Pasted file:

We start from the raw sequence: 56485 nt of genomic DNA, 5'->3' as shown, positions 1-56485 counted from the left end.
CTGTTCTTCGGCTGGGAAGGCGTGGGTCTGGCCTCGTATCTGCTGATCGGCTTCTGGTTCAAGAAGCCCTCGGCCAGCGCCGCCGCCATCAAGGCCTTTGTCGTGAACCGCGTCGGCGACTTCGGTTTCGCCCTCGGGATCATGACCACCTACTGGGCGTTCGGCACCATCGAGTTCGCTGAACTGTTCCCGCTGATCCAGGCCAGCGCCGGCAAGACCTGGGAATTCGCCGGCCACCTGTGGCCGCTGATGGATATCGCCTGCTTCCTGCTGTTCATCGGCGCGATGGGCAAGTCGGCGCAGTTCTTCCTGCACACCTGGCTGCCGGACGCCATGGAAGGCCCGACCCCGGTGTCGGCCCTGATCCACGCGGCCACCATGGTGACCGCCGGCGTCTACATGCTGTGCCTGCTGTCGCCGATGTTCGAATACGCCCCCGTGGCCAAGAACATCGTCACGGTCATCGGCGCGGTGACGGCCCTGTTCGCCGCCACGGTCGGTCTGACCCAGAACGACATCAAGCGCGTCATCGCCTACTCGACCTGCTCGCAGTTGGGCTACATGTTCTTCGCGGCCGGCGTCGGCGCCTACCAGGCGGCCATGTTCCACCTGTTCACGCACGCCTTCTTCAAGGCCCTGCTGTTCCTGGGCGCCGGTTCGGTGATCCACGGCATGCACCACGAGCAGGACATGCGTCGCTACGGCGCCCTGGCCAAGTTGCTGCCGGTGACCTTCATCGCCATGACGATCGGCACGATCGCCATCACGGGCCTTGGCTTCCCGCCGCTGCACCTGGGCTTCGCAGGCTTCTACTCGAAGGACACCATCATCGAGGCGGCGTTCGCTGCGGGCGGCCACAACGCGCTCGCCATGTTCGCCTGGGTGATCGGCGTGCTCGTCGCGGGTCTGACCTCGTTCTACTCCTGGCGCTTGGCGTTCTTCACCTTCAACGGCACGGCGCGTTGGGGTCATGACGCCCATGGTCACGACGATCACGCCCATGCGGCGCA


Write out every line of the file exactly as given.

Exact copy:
We start from the raw sequence: 56485 nt of genomic DNA, 5'->3' as shown, positions 1-56485 counted from the left end.
CTGTTCTTCGGCTGGGAAGGCGTGGGTCTGGCCTCGTATCTGCTGATCGGCTTCTGGTTCAAGAAGCCCTCGGCCAGCGCCGCCGCCATCAAGGCCTTTGTCGTGAACCGCGTCGGCGACTTCGGTTTCGCCCTCGGGATCATGACCACCTACTGGGCGTTCGGCACCATCGAGTTCGCTGAACTGTTCCCGCTGATCCAGGCCAGCGCCGGCAAGACCTGGGAATTCGCCGGCCACCTGTGGCCGCTGATGGATATCGCCTGCTTCCTGCTGTTCATCGGCGCGATGGGCAAGTCGGCGCAGTTCTTCCTGCACACCTGGCTGCCGGACGCCATGGAAGGCCCGACCCCGGTGTCGGCCCTGATCCACGCGGCCACCATGGTGACCGCCGGCGTCTACATGCTGTGCCTGCTGTCGCCGATGTTCGAATACGCCCCCGTGGCCAAGAACATCGTCACGGTCATCGGCGCGGTGACGGCCCTGTTCGCCGCCACGGTCGGTCTGACCCAGAACGACATCAAGCGCGTCATCGCCTACTCGACCTGCTCGCAGTTGGGCTACATGTTCTTCGCGGCCGGCGTCGGCGCCTACCAGGCGGCCATGTTCCACCTGTTCACGCACGCCTTCTTCAAGGCCCTGCTGTTCCTGGGCGCCGGTTCGGTGATCCACGGCATGCACCACGAGCAGGACATGCGTCGCTACGGCGCCCTGGCCAAGTTGCTGCCGGTGACCTTCATCGCCATGACGATCGGCACGATCGCCATCACGGGCCTTGGCTTCCCGCCGCTGCACCTGGGCTTCGCAGGCTTCTACTCGAAGGACACCATCATCGAGGCGGCGTTCGCTGCGGGCGGCCACAACGCGCTCGCCATGTTCGCCTGGGTGATCGGCGTGCTCGTCGCGGGTCTGACCTCGTTCTACTCCTGGCGCTTGGCGTTCTTCACCTTCAACGGCACGGCGCGTTGGGGTCATGACGCCCATGGTCACGACGATCACGCCCATGCGGCGCA